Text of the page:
Meat quality attributes of night-cropped Impala (Aepyceros melampus)
The original publication is available at http://www.sasas.co.za/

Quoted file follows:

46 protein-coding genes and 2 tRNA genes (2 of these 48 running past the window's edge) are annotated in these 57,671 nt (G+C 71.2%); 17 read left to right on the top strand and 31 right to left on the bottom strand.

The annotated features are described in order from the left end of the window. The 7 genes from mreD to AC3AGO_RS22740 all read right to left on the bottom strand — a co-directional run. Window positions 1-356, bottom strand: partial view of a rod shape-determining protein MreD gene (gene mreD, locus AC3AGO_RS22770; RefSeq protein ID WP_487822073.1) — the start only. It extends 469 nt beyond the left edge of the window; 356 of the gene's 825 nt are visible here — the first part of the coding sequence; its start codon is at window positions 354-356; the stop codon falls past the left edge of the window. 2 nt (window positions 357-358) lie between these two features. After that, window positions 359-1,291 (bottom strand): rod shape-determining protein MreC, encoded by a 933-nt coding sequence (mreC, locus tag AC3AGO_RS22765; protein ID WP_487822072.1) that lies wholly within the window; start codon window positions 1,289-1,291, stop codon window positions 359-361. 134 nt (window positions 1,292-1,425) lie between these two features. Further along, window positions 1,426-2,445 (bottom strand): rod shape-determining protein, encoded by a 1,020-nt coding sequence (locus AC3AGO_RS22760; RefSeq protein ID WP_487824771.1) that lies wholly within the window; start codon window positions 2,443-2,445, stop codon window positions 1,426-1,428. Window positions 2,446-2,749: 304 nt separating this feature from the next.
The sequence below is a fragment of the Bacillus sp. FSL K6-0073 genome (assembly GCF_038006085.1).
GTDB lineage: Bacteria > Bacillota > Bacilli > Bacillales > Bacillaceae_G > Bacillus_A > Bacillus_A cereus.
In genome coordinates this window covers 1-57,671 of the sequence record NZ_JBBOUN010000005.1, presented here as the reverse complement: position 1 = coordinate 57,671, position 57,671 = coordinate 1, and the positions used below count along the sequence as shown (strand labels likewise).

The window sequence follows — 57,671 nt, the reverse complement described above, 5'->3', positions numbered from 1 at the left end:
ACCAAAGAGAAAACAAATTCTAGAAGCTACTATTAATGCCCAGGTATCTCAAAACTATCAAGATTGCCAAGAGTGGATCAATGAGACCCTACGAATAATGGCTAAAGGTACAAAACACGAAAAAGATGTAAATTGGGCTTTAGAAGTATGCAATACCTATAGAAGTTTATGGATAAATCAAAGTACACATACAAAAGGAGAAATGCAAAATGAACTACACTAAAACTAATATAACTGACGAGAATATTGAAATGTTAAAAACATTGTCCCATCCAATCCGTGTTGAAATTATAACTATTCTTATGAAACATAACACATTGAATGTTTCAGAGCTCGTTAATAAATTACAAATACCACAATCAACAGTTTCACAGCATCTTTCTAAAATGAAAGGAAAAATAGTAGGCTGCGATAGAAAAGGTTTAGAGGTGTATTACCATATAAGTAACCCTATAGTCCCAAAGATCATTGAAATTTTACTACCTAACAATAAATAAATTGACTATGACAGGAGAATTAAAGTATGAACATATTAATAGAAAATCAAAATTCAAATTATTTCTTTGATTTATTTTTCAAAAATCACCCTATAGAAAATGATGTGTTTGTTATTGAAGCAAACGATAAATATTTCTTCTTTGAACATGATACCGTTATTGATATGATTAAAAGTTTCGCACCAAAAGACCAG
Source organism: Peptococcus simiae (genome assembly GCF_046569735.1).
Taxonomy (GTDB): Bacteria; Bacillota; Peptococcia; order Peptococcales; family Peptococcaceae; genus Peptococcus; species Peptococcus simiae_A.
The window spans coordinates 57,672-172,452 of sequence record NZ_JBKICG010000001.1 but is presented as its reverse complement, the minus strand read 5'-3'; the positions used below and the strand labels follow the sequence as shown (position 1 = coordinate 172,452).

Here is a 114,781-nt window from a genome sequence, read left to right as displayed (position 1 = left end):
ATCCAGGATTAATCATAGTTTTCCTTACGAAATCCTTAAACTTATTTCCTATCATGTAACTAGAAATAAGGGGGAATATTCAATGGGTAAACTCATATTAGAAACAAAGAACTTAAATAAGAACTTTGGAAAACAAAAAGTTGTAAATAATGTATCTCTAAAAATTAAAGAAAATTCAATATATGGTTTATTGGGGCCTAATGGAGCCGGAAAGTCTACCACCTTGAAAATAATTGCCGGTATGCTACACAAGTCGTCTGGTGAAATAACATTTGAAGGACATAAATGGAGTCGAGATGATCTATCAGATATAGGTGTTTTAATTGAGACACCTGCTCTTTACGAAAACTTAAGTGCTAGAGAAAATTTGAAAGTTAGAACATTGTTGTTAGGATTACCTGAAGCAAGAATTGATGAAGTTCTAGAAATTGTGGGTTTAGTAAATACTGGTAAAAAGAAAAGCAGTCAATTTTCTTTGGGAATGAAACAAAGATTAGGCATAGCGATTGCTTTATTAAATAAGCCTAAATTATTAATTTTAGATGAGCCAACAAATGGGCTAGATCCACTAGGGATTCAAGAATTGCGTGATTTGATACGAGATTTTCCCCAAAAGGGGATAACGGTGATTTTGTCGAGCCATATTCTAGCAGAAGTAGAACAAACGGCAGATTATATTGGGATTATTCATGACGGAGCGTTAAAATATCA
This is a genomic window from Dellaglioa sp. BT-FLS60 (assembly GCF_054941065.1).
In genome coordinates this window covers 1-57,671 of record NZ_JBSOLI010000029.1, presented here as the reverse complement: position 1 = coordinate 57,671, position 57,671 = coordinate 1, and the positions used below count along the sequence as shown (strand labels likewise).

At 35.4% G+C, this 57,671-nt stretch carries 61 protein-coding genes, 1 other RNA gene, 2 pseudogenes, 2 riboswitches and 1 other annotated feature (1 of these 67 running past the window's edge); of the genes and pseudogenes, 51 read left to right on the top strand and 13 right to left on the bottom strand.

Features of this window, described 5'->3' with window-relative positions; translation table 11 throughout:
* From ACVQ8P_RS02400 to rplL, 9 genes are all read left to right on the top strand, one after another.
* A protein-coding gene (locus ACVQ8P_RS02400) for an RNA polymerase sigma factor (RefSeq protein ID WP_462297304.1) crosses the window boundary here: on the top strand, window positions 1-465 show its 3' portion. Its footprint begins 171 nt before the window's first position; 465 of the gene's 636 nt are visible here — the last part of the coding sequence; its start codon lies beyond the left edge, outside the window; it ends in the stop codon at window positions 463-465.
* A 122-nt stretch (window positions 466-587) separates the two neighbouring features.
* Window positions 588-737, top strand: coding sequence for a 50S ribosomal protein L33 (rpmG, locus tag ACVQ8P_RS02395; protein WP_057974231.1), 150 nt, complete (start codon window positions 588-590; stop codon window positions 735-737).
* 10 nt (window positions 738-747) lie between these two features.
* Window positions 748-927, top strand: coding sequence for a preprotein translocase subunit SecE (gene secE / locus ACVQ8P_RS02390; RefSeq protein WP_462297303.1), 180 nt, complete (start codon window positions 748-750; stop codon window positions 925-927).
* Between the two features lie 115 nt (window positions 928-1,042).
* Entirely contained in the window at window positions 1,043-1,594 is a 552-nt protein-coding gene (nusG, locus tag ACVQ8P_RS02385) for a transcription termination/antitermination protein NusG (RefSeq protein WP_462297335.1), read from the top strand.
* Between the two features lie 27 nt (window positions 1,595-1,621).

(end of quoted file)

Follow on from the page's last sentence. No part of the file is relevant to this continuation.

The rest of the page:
ABSTRACT:The aim of this experiment was to determine the effect of using a heavy or a light calibre rifle for night cropping of impala (Aepyceros melampus) on meat quality (pH, colour, cooking and drip loss, tenderness). The effect of gender on these parameters was also tested. Eight male and eight female impala were shot at night using either a heavy or a light calibre rifle. Sex and rifle calibre had an effect on some of the parameters tested. An exponential function (y = a + b e(ct)) was fitted to the rate of pH decline with time. Constants for females were: a = 5.667 ± 0.0142, b = 2.097 ± 0.1777 and c = -0.451 ± 0.0541, and constants for males were: a = 5.792 ± 0.0142, b = 3.055 ± 0.1777 and c = -0.711 ± 0.0541. These constants differed (P < 0.05) between sexes. The impala showed a mean pH45 of 7.17 ± 0.0674 and a mean pHf of 5.70 ± 0.068. Mean drip and cooking loses were 2.55 ± 0.300%, 23.98 ± 0.367%, respectively, whilst a mean shear value of 3.65 ± 0.293 kg / 1.27 cm diameter was also noted. The darker colour of venison was reflected in the CIELAB values of the M. longissimus thoracis (L* = 29.22 ± 0.590, a* = 11.26 ± 0.319, b* = 7.36 ± 0.266). One of the animals was stressed prior to and during killing, and showed attributes associated with ante-mortem stress: higher pHf, lower drip loss and darker meat. The results indicate that the present method of cropping ungulates does not have a negative effect on the meat quality parameters tested.